The breeze, already blowing hard enough to set the branches of the roadside maples dancing, was growing stronger by the minute. The road was arrow-straight, and it led right into the eye of the wind. I dropped my head till my chin touched the stem. My hands already gripped the drops. The wind had me at its mercy. I could make myself no smaller. Suddenly, another cyclist appeared alongside me. How had he approached without my seeing him in my mirror? I wondered. But that question would have to wait. There were certain courtesies of the road to be observed. I darted a glance at my new companion. He was riding a bright orange bike, and he moved with an effortless grace that I could only envy. The wind seemed to have no effect on him. I didn’t have enough breath to spare for a greeting, but I could manage a smile and a nod.
The cyclist returned my smile. His face looked familiar. Very familiar. But I couldn’t place it. Then he spoke: “Un peu venteux, n’est-ce pas?” Seeing my look of polite noncomprehension, however, he quickly added, “Windy day, yes?”
I nodded again. Even that small movement threatened to exhaust my few remaining reserves of strength. My breath was now coming in hoarse gasps, and ribbons of fire were coursing over my thighs. The wind had risen to near gale force. Even the tall pines were swaying from tip to butt.
Without another word my companion moved ahead. When his rear wheel cleared my front, he gestured for me to hold position in his slipstream. I didn’t need a second invitation. In the fluid confines of this welcome refuge the wind abated to a gentle zephyr. Within seconds the flames of fire in my thighs had guttered. My breath no longer came in ragged gasps. The unflappable cyclist looked back at me, then made an unmistakable thumbs-up gesture. We rode on together in silence.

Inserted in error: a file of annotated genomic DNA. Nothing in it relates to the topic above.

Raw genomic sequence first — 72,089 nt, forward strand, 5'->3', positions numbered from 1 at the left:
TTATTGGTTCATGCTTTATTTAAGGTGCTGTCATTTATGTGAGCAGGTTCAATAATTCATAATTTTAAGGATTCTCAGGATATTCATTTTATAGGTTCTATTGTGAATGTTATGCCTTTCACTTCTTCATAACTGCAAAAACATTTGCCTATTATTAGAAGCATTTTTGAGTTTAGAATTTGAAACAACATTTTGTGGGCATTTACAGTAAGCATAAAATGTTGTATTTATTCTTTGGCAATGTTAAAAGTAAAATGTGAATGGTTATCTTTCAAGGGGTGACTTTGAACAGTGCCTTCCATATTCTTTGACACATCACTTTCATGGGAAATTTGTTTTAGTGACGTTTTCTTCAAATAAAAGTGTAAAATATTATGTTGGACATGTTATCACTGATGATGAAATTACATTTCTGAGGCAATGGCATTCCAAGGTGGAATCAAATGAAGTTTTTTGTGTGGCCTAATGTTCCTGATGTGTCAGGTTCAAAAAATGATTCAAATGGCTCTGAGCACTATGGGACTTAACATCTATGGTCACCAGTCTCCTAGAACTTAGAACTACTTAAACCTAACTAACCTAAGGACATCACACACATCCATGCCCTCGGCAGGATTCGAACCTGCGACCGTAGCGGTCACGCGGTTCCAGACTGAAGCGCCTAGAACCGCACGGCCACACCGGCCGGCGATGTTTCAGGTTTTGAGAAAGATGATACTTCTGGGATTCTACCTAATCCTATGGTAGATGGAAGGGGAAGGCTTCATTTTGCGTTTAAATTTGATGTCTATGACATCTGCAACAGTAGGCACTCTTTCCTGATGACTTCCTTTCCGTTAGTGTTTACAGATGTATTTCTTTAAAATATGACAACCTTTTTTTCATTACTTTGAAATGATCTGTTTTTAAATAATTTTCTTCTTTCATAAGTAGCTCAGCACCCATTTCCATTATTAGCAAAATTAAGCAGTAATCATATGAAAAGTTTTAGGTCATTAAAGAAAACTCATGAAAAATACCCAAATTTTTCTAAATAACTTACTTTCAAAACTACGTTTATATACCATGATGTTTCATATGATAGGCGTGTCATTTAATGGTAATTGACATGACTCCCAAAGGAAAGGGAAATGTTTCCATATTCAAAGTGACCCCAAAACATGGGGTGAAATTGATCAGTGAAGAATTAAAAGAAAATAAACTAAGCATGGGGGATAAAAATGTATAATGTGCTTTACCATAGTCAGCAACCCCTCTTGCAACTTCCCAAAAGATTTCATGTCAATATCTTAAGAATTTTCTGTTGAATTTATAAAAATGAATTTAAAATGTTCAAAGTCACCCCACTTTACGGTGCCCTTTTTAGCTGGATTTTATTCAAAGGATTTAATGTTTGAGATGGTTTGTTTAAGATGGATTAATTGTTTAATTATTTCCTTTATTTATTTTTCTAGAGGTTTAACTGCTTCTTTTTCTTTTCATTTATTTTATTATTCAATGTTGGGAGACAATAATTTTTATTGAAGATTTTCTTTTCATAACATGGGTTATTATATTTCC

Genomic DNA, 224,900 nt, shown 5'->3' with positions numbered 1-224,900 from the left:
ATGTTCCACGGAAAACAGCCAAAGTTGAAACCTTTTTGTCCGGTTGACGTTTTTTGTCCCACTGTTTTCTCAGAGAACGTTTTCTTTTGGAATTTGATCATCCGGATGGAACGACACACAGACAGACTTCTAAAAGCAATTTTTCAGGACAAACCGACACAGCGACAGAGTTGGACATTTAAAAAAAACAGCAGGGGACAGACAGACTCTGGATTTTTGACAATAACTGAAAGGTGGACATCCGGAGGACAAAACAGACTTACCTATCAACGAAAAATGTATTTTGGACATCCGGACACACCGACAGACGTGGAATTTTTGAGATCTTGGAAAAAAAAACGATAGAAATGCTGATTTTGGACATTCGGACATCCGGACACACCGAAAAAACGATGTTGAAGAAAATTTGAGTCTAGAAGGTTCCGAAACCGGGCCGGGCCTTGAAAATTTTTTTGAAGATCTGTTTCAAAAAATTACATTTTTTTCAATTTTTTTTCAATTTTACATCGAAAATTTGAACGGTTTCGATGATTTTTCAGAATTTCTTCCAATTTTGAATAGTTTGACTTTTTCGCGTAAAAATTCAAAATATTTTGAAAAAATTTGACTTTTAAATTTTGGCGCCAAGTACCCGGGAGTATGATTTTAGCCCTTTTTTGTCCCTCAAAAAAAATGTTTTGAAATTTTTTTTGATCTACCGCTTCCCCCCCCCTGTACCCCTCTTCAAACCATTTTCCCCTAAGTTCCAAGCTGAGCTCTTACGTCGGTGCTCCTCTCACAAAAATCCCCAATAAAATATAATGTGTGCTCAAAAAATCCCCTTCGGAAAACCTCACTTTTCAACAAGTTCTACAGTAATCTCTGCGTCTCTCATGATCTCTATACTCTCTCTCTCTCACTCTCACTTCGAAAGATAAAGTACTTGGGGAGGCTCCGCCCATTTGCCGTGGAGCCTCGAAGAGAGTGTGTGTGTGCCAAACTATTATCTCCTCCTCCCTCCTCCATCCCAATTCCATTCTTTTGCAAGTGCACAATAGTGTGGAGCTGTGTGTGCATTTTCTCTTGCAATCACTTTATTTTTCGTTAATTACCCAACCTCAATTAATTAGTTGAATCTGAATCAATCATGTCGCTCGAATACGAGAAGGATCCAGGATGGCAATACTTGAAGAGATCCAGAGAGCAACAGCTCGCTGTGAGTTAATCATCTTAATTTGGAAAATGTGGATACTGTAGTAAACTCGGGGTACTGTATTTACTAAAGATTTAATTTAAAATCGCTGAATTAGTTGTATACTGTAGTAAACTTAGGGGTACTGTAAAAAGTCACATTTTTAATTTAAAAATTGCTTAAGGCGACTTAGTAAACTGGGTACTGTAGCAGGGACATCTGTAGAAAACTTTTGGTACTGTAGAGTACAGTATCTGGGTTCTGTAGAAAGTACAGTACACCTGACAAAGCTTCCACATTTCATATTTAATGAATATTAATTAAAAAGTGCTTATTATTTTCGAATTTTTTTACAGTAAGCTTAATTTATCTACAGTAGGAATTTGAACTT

It was several minutes before I glanced at my cyclometer. 30 miles an hour! Into the teeth of a gale! How was that possible?
And then I knew why my companion’s face had seemed familiar. I was riding behind Eddy Merckx.
At that very moment I woke up. The gale still roared in my ears, and my breath still came fast and furious, but the road no longer stretched before me.
So it was all a dream. Only a dream. But it was dream well worth the dreaming. I’m not much given to hero-worship, and in an age when the word “hero” has come to signify little more than “he did the job he was paid to do,” the label has lost much of its meaning. Yet there are a few individuals whose extraordinary deeds redeem it. Eddy Merckx—properly, Edouard Louis Joseph, Baron Merckx—is one of those few. Nowadays almost all professional cyclists are specialists. They train to excel in one event, and one only. Merckx was cut from very different cloth. He raced in everything, and he excelled in everything. The Grand Tours (all three of them, for a total of eleven wins, including five victories in the Tour de France), the Classics, the World Championship, six-day track races, the world hour record… The list of his accomplishments is so long that it warrants a separate Wikipedia entry. And he was certainly no one-trick pony. Few climbers can sprint, and almost no sprinters can climb. Merckx climbed and sprinted with equal facility. In the Tour de France, perhaps the grandest of the Grand Tours, he won both the mountain and the points (sprint) classifications—and he won each several times. In 1969 he won both. He also won the Tour.
One race. Three winner’s jerseys. One man. That gives the measure of his absolute mastery of his chosen métier.
Of course, Merckx has now retired. He raced his last race in 1978. And in June this year, he will be 69 years old. He still rides, but now he rides for pleasure. And once—just once—I rode with him. In my dreams.
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